89% of organizations expect to compete primarily on customer experience by 2016
Gartner Research, 2015
Poor customer experiences result in an estimated $83 billion loss by US enterprises each year because of defections and abandoned purchases.
Only 24% of the companies measure Customer Experience (CX) across channels while the rest measure either at one such touch point.
Forrester Report, 2014
On a summer afternoon in Chennai, India; a customer walks in to the clothing store with a simple problem. He bought branded clothing in the US and wanted an exchange in India. While the company didn't have a procedure for such a transaction, the options for the customer would be to:
- Speak to the store in charge.
- Call the customer care
- Send an email
- Post on Social Media?
For the organization, the customer visiting this local store with a specific need has created a touch point. And this customer could have many such interactions. The touch points are often dis-connected in most organisations, either due to their vastness or minimalistic expertise.
A point of interaction involving a specific human need at a specific time and place.
A medium of interaction with customers or users.
So the Store Manager, Call Centre, Email and Social Media are all channels to a customer. To design successful products, organizations need to feel the emotion, understand, engage, and measure experiences at every single touch point by identifying channels, opportunities and constraints around those touch points.
This holistic service approach provides an end-to-end omni-channel experience. A customer doesn't care about the channel. It is the organization that needs to create a cross-referenced common experience across all channels. It is important to make the engagement more human and design all the micro interactions based on each touch point.
A combined and cross-referenced medium of interaction between the organizations and customers/ users.
Engaging the audiences at different touch points creates value.
A value equation for a customer could be
Value = (Benefit – Effort – Risk – Price) X Engagement
Customer engagement defines the maturity of the brand relationship and it’s a multiplier.
So, how do we do that?
Customer Journey Mapping:
A process of identifying key customer interactions with the product.
The above journey map illustrates the journey of a soccer fan through a storyboard created across various touch points. This project was done as part of HCLs User Experience Platform for the media and entertainment industry. The following are the dimensions of the user’s journey:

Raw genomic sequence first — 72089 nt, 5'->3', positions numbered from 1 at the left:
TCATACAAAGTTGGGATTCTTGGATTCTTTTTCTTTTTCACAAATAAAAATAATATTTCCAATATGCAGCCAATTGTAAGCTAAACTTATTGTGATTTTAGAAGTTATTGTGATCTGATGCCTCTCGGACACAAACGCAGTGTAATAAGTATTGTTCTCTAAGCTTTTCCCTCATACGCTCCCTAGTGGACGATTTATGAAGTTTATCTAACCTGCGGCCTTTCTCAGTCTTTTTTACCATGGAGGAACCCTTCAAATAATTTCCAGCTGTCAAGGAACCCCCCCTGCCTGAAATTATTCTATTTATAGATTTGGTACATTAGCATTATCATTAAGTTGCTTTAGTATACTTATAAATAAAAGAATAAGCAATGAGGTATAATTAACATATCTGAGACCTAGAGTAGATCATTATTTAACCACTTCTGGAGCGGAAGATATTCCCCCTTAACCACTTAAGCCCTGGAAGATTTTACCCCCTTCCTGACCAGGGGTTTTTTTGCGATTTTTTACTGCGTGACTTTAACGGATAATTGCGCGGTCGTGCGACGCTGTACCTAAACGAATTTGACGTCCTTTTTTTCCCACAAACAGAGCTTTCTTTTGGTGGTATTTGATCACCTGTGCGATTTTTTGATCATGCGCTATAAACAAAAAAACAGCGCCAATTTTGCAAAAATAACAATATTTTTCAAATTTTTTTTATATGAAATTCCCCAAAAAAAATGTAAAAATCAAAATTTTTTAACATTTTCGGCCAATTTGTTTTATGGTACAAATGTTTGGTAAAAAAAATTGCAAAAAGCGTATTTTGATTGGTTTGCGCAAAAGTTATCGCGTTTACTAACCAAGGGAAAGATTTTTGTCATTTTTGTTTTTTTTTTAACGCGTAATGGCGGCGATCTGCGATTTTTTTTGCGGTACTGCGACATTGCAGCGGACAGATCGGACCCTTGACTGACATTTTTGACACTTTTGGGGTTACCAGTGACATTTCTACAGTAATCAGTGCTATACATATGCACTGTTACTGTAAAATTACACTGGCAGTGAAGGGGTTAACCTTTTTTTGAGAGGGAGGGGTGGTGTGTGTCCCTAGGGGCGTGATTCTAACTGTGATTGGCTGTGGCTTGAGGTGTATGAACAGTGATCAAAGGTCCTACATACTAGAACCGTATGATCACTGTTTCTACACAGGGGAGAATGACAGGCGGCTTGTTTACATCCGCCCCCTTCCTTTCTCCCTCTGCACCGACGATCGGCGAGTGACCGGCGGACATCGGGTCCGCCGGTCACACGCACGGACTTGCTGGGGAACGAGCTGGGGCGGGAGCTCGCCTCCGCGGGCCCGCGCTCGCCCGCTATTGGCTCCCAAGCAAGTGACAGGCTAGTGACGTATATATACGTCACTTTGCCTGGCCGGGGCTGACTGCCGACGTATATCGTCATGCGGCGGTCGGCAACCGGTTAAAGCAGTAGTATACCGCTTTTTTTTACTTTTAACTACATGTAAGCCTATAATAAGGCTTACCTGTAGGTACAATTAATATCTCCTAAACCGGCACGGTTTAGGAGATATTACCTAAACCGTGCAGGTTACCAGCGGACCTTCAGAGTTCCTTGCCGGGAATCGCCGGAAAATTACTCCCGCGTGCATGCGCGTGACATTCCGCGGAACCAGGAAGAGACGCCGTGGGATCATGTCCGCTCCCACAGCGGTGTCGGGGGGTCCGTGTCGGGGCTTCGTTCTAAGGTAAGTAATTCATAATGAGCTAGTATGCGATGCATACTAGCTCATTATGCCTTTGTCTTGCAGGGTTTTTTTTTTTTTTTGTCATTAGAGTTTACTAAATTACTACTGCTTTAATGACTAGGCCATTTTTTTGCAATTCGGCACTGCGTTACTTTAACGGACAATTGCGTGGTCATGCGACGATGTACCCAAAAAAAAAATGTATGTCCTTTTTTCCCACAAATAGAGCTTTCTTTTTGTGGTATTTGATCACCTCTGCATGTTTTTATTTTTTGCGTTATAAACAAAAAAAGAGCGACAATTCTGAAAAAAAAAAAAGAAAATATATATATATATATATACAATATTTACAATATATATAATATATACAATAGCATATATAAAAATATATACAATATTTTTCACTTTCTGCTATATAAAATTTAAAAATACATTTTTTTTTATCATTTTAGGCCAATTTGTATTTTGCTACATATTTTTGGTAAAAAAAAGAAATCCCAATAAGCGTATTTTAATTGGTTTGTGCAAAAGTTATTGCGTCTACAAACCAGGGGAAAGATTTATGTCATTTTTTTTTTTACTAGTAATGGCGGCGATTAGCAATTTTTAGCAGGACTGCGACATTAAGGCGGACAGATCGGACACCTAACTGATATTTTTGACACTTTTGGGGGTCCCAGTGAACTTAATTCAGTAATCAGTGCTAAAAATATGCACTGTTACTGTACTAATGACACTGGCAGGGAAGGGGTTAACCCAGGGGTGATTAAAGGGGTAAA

A Customer Journey Map is an ideal candidate for designing new services. It helps define the vision for a product of how a service could unfold over the time with business opportunities that arise due to the unmet customer needs. This should be done as a collaborative process with the entire team.
Journey Maps are created based on either assumptions or research through workshops
Assumptions remain as assumptions unless they are validated through research.
The aim here is to draw insights by creating journey maps from the data collected during the research phase. This is a phase of making inferences from “What” to understand “Why”.
This involves discovering critical elements. What needs to change at what point of time etc.
Explore and brainstorm for ideas, ideas and more ideas from the opportunities discovered to improve the overall customer engagement.
Prototype to build an MVP from these ideas to iterate experiments early at the concept level.
Think lean and fail early - Deploy MVPs to understand how many of the ideas fail? It is usually 2 steps forward and 3 steps backward but that works. It helps save a lot on the investment by testing those ideas and iterating them.
Chris Risdon. The Anatomy of an Experience Map Nov 2011
Carol-Ann Morgan Customer Journey Mapping
Zeitschrift fur Organizations Entwicklung,2/2012, PP. 38-44
Carol-Ann Morgan Managing the Experience of Your Customers
Cruickshank, P. (2011). Customer Journey Mapping.Smart Cities Guide.